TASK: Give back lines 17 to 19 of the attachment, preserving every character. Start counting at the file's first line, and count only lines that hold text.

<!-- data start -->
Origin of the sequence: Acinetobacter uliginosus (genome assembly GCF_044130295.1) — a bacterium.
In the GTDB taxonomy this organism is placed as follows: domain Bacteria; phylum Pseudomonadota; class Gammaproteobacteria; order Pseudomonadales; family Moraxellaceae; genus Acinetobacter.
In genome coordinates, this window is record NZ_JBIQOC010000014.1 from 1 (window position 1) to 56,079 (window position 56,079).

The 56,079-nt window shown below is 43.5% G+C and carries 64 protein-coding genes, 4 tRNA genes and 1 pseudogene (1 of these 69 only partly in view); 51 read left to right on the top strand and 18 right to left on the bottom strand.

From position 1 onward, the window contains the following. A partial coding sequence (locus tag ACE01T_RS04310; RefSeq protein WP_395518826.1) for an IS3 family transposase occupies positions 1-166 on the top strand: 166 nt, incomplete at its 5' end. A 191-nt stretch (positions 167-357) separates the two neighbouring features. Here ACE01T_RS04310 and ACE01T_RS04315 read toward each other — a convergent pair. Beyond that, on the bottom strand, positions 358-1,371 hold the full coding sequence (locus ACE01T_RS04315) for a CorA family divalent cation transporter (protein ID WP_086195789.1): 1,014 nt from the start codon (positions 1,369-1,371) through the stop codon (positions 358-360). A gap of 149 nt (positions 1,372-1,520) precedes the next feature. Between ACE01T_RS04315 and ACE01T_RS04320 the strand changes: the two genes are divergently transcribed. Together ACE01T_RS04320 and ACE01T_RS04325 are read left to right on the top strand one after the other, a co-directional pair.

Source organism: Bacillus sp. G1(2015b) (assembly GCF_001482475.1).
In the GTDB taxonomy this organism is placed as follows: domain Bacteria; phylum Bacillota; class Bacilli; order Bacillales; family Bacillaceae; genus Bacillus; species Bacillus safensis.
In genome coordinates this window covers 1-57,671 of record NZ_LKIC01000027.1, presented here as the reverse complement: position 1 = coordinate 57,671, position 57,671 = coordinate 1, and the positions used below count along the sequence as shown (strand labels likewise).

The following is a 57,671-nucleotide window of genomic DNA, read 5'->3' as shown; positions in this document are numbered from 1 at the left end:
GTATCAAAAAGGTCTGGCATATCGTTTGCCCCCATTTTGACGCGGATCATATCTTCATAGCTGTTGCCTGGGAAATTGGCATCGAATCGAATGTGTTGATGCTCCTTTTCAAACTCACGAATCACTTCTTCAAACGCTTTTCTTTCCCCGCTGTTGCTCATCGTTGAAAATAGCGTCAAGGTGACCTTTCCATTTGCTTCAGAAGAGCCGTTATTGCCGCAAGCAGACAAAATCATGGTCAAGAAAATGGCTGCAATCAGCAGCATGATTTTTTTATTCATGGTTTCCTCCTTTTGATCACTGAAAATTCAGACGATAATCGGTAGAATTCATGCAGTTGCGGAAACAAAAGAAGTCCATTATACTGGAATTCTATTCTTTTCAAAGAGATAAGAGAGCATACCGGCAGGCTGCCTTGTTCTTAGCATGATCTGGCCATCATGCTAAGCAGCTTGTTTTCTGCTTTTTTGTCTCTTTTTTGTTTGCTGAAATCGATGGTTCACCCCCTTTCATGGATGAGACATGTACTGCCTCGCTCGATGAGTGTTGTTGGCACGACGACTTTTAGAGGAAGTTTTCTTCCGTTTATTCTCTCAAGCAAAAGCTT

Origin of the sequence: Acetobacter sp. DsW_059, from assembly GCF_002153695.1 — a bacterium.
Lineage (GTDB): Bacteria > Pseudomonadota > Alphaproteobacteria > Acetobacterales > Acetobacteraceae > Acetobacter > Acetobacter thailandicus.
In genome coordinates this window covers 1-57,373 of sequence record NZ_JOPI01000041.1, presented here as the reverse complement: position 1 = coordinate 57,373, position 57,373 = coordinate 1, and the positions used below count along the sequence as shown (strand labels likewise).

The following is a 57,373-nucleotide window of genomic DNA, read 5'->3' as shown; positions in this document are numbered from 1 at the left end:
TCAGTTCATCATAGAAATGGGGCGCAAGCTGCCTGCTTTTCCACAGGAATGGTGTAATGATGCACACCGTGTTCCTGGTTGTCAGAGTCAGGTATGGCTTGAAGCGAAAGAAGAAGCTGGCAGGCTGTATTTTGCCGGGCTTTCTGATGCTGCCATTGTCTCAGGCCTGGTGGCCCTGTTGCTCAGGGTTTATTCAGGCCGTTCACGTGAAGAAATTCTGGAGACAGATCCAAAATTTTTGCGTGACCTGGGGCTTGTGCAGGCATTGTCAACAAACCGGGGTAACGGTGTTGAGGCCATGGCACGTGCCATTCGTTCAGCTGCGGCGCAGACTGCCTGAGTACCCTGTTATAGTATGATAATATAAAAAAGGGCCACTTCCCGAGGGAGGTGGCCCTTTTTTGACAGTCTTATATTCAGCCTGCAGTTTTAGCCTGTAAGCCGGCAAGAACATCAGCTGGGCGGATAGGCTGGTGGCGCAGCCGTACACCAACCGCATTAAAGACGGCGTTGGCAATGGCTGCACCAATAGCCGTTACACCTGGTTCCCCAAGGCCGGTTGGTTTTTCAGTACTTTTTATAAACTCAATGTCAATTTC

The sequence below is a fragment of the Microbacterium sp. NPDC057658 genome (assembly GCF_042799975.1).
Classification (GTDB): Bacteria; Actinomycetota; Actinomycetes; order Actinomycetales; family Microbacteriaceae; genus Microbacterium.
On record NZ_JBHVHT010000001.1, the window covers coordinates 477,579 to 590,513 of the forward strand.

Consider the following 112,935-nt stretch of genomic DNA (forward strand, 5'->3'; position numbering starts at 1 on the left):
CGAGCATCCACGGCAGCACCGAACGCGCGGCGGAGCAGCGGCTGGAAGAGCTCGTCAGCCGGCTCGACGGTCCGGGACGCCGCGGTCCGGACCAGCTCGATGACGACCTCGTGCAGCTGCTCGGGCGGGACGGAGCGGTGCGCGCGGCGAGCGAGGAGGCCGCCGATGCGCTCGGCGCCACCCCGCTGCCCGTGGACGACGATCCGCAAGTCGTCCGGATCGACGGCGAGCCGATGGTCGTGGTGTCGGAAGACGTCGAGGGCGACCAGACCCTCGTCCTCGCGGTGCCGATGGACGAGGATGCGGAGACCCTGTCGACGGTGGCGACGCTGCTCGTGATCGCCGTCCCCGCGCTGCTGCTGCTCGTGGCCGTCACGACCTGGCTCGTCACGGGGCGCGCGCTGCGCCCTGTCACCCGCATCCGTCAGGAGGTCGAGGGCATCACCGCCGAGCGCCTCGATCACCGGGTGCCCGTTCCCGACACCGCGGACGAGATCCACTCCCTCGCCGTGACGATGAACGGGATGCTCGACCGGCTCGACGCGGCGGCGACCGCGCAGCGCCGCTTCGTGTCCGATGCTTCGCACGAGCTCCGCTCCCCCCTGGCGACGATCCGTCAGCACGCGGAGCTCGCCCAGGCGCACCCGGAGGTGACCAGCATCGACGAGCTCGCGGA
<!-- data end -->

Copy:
Classification (GTDB): Bacteria; Actinomycetota; Actinomycetes; order Actinomycetales; family Microbacteriaceae; genus Microbacterium.
On record NZ_JBHVHT010000001.1, the window covers coordinates 477,579 to 590,513 of the forward strand.

Consider the following 112,935-nt stretch of genomic DNA (forward strand, 5'->3'; position numbering starts at 1 on the left):